The visual above is drawn from the Netlogo Simulation of preferential attachment. “In the model, a given node prefers to connect to other nodes that already display high indegree. As the number of connections a given agent displays is a function of the number the agent possessed in earlier time periods, the distribution of connections is highly susceptible to the initial starting conditions. For instance, consider a network that has four nodes A, B, C and D where A is connected to B and C is connected to D. If node E enters the network, assume the initial probability of attachment to the AB community is equal to that of the CD community. Once E connects to either the AB or CD community, subsequent entrants such as node F, G and beyond are more likely to connect with the community selected by E.” The model offers one of the generative processes responsible for creating a network with a power law distribution.
There are important differences between the abstract model as initially described in Albert-László Barabási & Reka Albert, Emergence of Scaling in Random Networks, 286 Science 509 (1999) and the dynamics of broader social world. While a number of extensions of the model have been authored in the period following the original article, what is striking is how much leverage on basic dynamics can be gleaned from the graph analog of a Yule process.
For purposes of positive legal theory consider the following passage … “In order to contextualize what a particular observed network structure implies, it is critical to remember that the social landscape need not take any particular form. Scaffolding could indeed assume a variety of flavors and there are causal mechanisms that act at the micro-level to produce the observed macro-architecture.” While such distributions have been documented in a variety of context relevant for positive legal theory, it is important to note this distribution of social authority is by no means a given. Specifically, as we described in Social Architecture, Judicial Peer Effects and the ‘Evolution’ of the Law: Toward a Positive Theory of Judicial Social Structure social systems can embrace a wide variety of architectures. Thus, we believe the documented tendency of common law and its constitutive systems to generate such highly skewed distributions is highly relevant.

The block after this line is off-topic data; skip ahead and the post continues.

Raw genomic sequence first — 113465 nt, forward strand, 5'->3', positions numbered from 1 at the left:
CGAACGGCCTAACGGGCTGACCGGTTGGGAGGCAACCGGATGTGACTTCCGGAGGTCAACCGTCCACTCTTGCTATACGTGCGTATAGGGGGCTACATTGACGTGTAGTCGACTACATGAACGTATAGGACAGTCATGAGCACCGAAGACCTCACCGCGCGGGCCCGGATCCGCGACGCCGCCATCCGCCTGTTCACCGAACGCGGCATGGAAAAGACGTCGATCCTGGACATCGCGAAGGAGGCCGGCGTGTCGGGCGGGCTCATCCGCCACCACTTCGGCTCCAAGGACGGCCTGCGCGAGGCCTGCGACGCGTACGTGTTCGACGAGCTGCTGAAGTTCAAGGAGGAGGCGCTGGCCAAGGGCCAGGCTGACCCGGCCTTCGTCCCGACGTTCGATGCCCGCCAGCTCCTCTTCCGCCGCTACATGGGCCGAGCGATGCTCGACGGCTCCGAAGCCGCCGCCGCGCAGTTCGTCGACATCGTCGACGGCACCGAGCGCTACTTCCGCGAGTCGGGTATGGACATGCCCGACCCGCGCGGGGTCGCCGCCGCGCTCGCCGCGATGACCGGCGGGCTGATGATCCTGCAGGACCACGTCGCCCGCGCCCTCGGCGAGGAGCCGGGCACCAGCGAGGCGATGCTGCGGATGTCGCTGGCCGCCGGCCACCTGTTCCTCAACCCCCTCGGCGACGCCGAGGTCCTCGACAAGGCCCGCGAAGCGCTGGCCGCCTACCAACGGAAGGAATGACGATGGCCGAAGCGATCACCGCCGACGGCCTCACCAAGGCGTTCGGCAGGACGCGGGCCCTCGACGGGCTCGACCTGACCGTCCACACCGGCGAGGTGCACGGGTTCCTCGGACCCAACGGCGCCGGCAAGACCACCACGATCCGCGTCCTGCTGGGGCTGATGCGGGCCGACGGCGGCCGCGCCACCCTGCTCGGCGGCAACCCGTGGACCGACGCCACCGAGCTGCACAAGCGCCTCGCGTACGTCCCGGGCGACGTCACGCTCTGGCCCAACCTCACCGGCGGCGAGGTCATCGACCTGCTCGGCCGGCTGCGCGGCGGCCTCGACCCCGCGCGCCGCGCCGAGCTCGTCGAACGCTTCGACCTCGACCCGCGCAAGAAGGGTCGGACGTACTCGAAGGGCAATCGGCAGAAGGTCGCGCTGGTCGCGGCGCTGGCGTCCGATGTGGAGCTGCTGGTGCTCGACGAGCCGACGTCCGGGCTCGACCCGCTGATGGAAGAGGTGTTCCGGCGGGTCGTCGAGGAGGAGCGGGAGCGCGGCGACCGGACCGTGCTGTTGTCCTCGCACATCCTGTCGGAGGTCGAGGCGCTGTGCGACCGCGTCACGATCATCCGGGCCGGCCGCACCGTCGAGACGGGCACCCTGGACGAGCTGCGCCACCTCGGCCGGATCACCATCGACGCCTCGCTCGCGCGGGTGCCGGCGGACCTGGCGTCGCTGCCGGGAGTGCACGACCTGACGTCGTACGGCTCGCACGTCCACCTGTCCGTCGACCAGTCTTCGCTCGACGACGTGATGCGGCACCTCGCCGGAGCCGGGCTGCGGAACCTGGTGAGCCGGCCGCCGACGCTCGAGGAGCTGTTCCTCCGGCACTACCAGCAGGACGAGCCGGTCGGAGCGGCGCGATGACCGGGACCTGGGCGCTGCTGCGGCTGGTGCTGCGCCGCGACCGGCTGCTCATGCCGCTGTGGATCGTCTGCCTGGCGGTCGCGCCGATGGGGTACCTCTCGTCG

In Part II of this post, we will highlight the current state of the relevant applied legal literature. This includes not only our work but also important studies by a wide number of other legal scholars. To preview, check out this post from a few days ago…
It has been light blogging while we finish some projects here in Ann Arbor. In the meantime, here is an interesting visual offered by CDC website. Also, check out an important paper in this vein by Nicholas Christakis & James Fowler entitled The Spread of Obesity in a Large Social Network Over 32 Years (Click to the Left to Link to the Original Movie). Anyway, more to come later in the week…
Here at the CSCS Lab, we are working hard to finish up some projects. In the meantime, we wanted to highlight one of our favorite articles, an article we previously highlighted on the blog. Some of you might ask “what does this have to do with law or social science?” (1) We believe the taxonomy outlined in this article could potentially be applied to a wide set of social phenomena (2) As we say around here, if you are not reading outside your discipline, you are far less likely to be able to innovate within your discipline. So we suggest you consider downloading this paper….
This article in a recent issue of Science Magazine — authored by some of the leaders in field including Gary King, James Fowler, David Lazer, Albert-László Barabási, Lada Adamic as well as several others — highlights some of the possibilities of and perils associated with a computational revolution in the social sciences. We believe it is a worthwhile read….